So, how do you know what type of options contract to go for? Well, it depends on which direction you expect the underlying stock to move.
If you think that the stock price is going to go up, then it might be a good idea to buy a call option or sell a put option. If you think that the stock price is going to stay stable, then you can sell a call option or a put option. Lastly, if you think that the stock price is going to go down, then it might be a good idea to buy a put option or sell a call option.
Think of options as an insurance policy. You don’t buy car insurance hoping that you’ll get into an accident. You buy car insurance because you never know what could happen, no matter how careful you are. The same goes for options trading. It’s always good to be prepared!
3. Predict the right strike price for an option contract
When you buy an option, the key to making a profit is choosing the right strike price. The strike price is the price at which the option can be exercised and is only valuable if the stock price closes “in the money,” which means either above or below the strike price for call and put options, respectively. To pick the best strike price, you need to predict where the stock price will be during the option’s lifetime.
For instance, if you expect a company’s share price to rise from $100 to $120 by a future date, you should buy a call option with a strike price less than $120. Ideally, the strike price should not be higher than $120 minus the cost of the option so that the option stays profitable at $120. If the stock price rises above the strike price, your call option is “in the money.”
Conversely, if you anticipate that the company’s share price will fall to $80, you should buy a put option with a strike price above $80. Ideally, the strike price should not be lower than $80 plus the cost of the option so that the option remains profitable at $80. If the stock price drops below the strike price, your put option is “in the money.”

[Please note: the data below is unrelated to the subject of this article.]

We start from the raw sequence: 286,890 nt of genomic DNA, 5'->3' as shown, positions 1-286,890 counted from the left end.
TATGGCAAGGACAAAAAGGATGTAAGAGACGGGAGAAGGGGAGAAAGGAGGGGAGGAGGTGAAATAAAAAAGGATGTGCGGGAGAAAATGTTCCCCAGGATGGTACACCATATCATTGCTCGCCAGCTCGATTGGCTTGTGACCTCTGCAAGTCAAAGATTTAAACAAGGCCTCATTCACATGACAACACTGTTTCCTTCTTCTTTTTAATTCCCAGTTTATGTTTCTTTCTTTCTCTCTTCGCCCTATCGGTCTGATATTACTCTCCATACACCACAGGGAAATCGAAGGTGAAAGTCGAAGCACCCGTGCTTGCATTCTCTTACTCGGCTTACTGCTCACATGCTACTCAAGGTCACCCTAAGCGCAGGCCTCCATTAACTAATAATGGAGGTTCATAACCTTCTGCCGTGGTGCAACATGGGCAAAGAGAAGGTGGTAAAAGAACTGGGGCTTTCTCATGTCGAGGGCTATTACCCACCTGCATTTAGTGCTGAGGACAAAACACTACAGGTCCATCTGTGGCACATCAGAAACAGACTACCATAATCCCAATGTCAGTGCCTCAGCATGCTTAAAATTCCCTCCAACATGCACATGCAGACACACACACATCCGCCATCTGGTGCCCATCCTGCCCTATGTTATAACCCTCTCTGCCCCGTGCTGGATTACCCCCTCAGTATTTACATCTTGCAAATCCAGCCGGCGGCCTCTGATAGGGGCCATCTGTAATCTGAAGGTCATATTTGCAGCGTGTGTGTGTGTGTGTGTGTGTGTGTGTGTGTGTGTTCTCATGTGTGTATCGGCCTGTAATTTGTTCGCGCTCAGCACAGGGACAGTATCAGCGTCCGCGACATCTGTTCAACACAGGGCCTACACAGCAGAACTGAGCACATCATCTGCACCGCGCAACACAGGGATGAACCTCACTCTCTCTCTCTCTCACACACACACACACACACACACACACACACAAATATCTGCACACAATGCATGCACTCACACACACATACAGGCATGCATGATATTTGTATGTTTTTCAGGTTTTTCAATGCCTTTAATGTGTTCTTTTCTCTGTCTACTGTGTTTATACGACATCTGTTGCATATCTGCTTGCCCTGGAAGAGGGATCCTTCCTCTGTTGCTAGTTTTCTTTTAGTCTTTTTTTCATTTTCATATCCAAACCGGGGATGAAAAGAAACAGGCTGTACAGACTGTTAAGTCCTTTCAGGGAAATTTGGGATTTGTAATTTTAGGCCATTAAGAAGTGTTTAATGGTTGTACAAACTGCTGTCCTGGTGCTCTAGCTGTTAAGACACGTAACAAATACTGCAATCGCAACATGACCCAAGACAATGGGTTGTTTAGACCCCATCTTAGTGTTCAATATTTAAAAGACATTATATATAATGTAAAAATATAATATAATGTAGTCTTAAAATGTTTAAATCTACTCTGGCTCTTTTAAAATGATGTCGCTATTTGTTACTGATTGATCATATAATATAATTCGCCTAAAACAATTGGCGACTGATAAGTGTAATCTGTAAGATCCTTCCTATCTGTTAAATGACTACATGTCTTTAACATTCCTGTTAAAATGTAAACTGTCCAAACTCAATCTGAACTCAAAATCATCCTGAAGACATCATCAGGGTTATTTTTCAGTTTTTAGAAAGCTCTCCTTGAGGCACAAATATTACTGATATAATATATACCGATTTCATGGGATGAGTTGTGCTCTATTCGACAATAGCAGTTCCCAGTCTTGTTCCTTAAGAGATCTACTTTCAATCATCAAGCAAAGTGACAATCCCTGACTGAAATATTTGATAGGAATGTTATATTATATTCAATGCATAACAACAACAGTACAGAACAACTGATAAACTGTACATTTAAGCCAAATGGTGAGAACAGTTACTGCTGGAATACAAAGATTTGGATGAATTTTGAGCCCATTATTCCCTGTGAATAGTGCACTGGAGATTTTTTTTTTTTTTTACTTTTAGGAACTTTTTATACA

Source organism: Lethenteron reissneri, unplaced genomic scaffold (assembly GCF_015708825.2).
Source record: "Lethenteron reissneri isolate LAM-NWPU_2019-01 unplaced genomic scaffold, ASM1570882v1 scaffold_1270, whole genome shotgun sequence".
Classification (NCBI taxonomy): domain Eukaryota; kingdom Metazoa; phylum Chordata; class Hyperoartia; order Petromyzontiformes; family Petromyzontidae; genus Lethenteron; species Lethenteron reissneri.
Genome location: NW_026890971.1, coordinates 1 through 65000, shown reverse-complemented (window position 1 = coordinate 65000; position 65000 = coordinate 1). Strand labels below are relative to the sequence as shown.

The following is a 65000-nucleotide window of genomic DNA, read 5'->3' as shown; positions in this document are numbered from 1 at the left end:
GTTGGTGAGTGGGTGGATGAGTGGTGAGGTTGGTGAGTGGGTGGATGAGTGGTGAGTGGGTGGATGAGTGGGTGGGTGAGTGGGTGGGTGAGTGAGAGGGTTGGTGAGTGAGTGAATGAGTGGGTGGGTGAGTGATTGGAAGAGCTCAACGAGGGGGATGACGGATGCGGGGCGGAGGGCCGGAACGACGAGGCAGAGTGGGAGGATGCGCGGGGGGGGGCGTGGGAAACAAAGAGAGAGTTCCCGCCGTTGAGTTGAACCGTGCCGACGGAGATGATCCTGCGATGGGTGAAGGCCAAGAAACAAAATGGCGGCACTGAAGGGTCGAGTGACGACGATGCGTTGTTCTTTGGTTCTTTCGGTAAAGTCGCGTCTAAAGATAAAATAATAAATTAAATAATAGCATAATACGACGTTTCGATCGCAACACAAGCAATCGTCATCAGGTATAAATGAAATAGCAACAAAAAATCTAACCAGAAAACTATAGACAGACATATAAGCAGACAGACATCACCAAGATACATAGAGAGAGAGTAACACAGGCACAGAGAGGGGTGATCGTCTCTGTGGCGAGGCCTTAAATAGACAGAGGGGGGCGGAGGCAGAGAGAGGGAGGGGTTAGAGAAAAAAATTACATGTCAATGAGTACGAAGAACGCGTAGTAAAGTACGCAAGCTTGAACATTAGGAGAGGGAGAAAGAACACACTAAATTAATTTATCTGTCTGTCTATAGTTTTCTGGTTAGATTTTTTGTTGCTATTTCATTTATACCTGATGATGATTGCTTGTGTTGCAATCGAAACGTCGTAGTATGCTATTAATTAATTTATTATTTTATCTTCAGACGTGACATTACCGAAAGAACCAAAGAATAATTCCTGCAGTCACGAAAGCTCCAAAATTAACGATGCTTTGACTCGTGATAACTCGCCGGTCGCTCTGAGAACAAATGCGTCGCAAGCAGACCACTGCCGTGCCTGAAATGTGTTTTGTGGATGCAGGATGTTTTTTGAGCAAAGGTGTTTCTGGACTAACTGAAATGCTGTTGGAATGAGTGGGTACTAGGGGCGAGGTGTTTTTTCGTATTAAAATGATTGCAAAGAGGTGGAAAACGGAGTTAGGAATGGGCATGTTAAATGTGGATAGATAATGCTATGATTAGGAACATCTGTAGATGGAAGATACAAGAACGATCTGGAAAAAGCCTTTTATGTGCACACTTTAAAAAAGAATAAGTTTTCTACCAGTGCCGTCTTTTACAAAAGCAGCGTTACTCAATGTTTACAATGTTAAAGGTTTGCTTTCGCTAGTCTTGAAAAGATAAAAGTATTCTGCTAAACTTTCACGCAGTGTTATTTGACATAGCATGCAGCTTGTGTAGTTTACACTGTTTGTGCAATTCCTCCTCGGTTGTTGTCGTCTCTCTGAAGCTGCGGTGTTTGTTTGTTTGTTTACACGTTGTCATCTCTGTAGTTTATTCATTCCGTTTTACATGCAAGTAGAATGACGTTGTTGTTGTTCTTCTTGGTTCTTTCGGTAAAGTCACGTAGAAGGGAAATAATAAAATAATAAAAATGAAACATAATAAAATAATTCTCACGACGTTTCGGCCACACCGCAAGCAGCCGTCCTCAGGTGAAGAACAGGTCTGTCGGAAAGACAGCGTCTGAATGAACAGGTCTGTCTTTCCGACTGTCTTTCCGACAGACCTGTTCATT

Bear in mind that you cannot choose any strike price you wish. An option chain or matrix contains a range of available strike prices, and the increments between strike prices are standardized across the industry, such as $1, $2.50, $5, or $10, based on the stock price.
The option’s price, also known as the premium, has two components: intrinsic value and time value. The intrinsic value is the difference between the strike price and the share price if the stock price is above the strike. Time value represents the remaining portion and factors in the stock’s volatility, time to expiration, interest rates, and other elements. For example, if you have a $100 call option while the stock costs $110 and the option’s premium is $15, the intrinsic value is $10 ($110 minus $100), while the time value is $5.
4. Determine the option time frame